Getting to know the Software Heritage meant digging into their documentation, wiki, source code and published papers:

I took notes on the infrastructure itself and the new programming concepts I discovered along the way here.

WebGraph framework

From the timings of the experiments, the LLP step seemed to take too much time to scale up to the larger datasets. At first I thought this was because the process was single-threaded, but only the DFS initialization step at the start is, the rest is multi-threaded. One solution is to simply reduce the number of $\gamma$ values. Another possibility suggested by Sebastiano when dealing with very sparse graph, is to simply not use LLP. The DFS ordering will yield very similar compression ratio, in much less time (on the rev_to_rev dataset, the DFS takes 30min compared to 32 hours for the full LLP).

After all these experiments, and data transferred to the SWH annex, some cleaning up was necessary to correctly share the results with Sebastiano and Paolo (I also added graph statistics).

Each datasets directory contains:

A graph is stored as a .graph, .offsets, and .properties files (with a .obl file to load the graph faster). Statistics about the graph are stored in .properties, .indegree, .indegrees, .outdegree, .outdegrees, and .stats files.

Now the goal is to run the WebGraph framework on the terabytes datasets (dir_to_dir and dir_to_file). Unfortunately, no VM was available at the time with enough disk space and cores to run experiments on these datasets.

Graph bisection

I decided to start experimenting with the graph bisection implementation first since we already got some positive feedbacks on its results from the WebGraph authors. Experiments on Ligra+ framework will have to wait a bit.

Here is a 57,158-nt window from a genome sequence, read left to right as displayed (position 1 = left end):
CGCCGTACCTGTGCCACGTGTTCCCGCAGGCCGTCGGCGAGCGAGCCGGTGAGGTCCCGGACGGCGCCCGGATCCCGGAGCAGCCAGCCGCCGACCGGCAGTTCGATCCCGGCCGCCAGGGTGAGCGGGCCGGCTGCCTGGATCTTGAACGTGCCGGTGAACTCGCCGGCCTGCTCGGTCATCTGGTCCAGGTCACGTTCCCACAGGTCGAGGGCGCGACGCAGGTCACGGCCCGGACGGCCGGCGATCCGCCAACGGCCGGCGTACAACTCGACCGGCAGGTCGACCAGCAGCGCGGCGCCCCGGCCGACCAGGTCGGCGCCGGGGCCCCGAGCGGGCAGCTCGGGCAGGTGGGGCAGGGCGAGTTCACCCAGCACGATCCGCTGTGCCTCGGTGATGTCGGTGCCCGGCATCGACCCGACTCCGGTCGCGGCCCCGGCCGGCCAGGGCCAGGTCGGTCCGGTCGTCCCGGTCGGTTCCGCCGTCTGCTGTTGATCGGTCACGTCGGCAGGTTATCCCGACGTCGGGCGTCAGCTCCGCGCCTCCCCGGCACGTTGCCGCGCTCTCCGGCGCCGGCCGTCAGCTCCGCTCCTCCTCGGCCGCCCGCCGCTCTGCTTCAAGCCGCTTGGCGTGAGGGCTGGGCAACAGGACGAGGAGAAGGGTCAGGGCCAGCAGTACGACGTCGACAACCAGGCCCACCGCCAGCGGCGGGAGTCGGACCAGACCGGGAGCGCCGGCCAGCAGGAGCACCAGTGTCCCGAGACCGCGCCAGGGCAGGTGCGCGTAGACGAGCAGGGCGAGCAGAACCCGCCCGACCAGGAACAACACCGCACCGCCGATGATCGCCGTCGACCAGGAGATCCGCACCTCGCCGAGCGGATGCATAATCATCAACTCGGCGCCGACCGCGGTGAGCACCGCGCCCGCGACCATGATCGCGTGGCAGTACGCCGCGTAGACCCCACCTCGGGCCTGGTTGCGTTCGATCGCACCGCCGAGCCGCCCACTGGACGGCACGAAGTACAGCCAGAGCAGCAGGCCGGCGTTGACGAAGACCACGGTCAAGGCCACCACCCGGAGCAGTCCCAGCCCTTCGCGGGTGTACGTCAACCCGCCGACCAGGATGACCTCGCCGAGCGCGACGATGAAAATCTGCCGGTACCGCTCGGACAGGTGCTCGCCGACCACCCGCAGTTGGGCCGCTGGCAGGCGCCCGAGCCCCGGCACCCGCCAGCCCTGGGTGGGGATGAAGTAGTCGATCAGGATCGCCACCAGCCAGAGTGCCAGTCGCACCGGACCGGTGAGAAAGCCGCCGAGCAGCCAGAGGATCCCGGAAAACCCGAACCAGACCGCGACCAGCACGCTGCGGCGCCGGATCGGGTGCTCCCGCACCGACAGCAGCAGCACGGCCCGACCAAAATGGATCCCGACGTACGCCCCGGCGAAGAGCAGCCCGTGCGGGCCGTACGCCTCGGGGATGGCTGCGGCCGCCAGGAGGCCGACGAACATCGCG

I emailed the author of the reproducibility study to learn more about the input format needed and how to transfer our data representation to theirs. Joel was very helpful and enthusiastic with our work! Here is the C++ program I wrote to convert SWH datasets to ds2i format:

swh_to_ds2i.cpp
#include <algorithm>
#include <cassert>
#include <fstream>
#include <iostream>
#include <string>
#include <unordered_map>
#include <vector>

struct Dataset
{
    std::string name;
    size_t nb_nodes;
    size_t nb_edges;
};

std::vector<Dataset> datasets = {
    {"release_to_obj", 16222788, 9907464},
    {"origin_to_snapshot", 112564374, 194970670},
    {"dir_to_rev", 35399184, 481829426},
    {"snapshot_to_obj", 170999796, 831089515},
    {"rev_to_rev", 1117498391, 1165813689},
    {"rev_to_dir", 2047888941, 1125083793}
};

void write_int_to_bin_file(std::ofstream &bin_file, uint32_t n)
{
    bin_file.write(reinterpret_cast<const char *>(&n), sizeof(n));
}

void convert_dataset(
    std::string dataset_name, std::string graph_dir, std::string output_dir)
{
    auto dataset =
        std::find_if(datasets.begin(), datasets.end(),
            [&dataset_name]
            (const Dataset &d) -> bool { return d.name == dataset_name; });
    if (dataset == datasets.end())
    {
        std::cout << "Could not find dataset: " << dataset_name << "\n";
        return;
    }